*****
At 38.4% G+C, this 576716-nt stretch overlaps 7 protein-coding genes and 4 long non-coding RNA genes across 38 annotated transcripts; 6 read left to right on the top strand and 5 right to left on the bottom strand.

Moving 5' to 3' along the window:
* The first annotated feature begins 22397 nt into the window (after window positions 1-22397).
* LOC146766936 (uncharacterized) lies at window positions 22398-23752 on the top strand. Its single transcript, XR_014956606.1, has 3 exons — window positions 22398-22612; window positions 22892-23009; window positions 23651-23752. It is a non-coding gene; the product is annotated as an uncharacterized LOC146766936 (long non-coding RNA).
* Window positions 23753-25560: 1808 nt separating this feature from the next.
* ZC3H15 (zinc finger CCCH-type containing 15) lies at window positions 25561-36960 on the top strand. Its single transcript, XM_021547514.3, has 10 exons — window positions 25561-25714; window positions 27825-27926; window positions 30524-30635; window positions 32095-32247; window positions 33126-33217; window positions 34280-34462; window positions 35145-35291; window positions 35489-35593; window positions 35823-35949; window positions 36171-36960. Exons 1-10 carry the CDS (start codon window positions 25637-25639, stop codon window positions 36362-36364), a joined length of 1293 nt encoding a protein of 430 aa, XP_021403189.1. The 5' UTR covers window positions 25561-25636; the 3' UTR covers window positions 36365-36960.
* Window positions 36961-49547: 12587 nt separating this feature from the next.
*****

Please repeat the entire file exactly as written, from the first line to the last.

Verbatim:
At 38.4% G+C, this 576716-nt stretch overlaps 7 protein-coding genes and 4 long non-coding RNA genes across 38 annotated transcripts; 6 read left to right on the top strand and 5 right to left on the bottom strand.

Moving 5' to 3' along the window:
* The first annotated feature begins 22397 nt into the window (after window positions 1-22397).
* LOC146766936 (uncharacterized) lies at window positions 22398-23752 on the top strand. Its single transcript, XR_014956606.1, has 3 exons — window positions 22398-22612; window positions 22892-23009; window positions 23651-23752. It is a non-coding gene; the product is annotated as an uncharacterized LOC146766936 (long non-coding RNA).
* Window positions 23753-25560: 1808 nt separating this feature from the next.
* ZC3H15 (zinc finger CCCH-type containing 15) lies at window positions 25561-36960 on the top strand. Its single transcript, XM_021547514.3, has 10 exons — window positions 25561-25714; window positions 27825-27926; window positions 30524-30635; window positions 32095-32247; window positions 33126-33217; window positions 34280-34462; window positions 35145-35291; window positions 35489-35593; window positions 35823-35949; window positions 36171-36960. Exons 1-10 carry the CDS (start codon window positions 25637-25639, stop codon window positions 36362-36364), a joined length of 1293 nt encoding a protein of 430 aa, XP_021403189.1. The 5' UTR covers window positions 25561-25636; the 3' UTR covers window positions 36365-36960.
* Window positions 36961-49547: 12587 nt separating this feature from the next.